Purpose: As the number of foreign plants adapted to the urban environment increased, urban plants that could grow and adapt to the city appeared. These plants invade the existing ecosystem and provide direct and indirect risk factors to plants and humans, such as vegetation disturbance in nature and cities and pollen allergy. This study is expected to be used as a standard for urbanization indicators by selecting indicator species through distribution analysis of naturalized plants. Method: This study was analyzed based on flora survey data for 12 years from 2006 to 2017, the 3rd to 4th National Natural Environment Survey period, including 1200 places(776 map index system num-bers). For distribution analysis of naturalized plants, matrix analysis was applied. The researchers ana-lyzed the number of species by frequency of appearance in 162 cities and counties and the number of species by frequency of appearance in 1200 places. In addition, this study classified the distribution grades by the matrix analysis and tried to select the urbanization indicator species by conducting the first and second stages of evaluation. Results: As a result of the second stage evaluation, 34 species were selected. There were 28 species with grades 2 to 3 in the distribution grade. There were 6 species with a naturalization rate of 15% or more and an appearance rate of 40% or more. Species with an urbanization index of 15% or more and an appearance rate of 40% or more were analyzed as 15 species. As a result of synthesizing the evaluation items, researchers selected 6 species as urbanization indicators species. Conclusion: The urbanization indicator species had a low distribution grade, and they had a high fre-quency of appearance in 17 administrative districts. Researchers selected species of high appearance rates in areas with high naturalization rates and species of high appearance rates in regions with high urbanization indexes. As a result, 6 species were selected, including Juncea, Supina, Coccinea, Great rag-weed, Common groundsel, and Asper.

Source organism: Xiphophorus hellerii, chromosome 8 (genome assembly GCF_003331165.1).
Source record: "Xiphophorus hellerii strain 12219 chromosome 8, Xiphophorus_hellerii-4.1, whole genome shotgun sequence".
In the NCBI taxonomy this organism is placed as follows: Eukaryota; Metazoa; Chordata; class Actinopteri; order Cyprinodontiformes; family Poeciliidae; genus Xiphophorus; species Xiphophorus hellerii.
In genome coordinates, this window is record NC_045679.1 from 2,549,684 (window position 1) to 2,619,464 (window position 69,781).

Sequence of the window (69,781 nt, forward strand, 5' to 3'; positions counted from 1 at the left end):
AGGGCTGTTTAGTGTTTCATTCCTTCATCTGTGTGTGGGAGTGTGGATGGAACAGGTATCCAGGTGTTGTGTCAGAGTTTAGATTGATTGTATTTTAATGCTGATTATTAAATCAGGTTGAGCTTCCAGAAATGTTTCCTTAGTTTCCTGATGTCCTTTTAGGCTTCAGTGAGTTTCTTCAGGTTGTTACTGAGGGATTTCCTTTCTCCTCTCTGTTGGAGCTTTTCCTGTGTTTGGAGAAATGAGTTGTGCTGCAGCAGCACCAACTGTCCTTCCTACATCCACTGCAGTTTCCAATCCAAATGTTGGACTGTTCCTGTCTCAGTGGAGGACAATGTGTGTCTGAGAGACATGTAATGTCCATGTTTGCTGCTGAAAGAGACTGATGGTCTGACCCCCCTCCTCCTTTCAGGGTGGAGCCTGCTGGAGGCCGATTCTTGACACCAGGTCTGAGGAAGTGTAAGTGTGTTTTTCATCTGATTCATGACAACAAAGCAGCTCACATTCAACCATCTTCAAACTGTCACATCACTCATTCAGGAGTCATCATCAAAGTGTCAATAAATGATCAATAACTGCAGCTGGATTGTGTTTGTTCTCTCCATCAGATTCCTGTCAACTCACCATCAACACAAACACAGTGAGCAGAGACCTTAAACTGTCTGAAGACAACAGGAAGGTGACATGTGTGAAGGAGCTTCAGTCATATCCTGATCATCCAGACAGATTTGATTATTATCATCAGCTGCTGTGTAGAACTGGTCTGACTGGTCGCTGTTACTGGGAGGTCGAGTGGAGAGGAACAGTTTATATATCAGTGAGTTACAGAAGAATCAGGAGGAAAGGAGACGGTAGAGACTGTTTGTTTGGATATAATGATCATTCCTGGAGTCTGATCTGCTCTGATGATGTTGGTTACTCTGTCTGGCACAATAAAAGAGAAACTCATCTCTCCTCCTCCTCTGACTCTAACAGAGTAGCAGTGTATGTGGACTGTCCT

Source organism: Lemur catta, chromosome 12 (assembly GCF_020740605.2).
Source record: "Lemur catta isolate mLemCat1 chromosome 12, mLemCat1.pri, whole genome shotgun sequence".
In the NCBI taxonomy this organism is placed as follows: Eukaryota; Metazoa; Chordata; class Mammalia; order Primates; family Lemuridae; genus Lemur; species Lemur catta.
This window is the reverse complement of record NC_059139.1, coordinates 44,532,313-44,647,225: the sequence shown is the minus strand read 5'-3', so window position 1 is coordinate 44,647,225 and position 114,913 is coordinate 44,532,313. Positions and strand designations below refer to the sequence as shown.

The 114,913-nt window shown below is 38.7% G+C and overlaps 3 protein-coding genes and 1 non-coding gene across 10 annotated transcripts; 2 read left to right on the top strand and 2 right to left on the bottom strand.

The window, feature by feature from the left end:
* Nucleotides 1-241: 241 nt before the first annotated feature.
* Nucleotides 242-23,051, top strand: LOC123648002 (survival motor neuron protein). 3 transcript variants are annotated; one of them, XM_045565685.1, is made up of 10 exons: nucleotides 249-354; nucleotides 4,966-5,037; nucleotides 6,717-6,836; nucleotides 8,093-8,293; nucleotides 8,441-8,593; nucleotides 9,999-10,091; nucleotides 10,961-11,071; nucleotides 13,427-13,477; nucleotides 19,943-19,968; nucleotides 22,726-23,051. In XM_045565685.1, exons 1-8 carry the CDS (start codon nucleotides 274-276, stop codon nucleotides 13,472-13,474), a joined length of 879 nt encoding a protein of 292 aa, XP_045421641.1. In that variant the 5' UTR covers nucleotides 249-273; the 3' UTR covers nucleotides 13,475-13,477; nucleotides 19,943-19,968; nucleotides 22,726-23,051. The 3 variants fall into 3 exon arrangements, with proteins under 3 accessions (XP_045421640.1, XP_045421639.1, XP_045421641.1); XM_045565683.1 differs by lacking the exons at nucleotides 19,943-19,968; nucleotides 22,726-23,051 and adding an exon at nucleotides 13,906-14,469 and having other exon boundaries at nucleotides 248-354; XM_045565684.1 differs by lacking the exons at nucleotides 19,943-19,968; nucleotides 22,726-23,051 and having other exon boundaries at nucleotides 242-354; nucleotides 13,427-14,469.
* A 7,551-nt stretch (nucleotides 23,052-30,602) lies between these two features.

3. Results & Discussion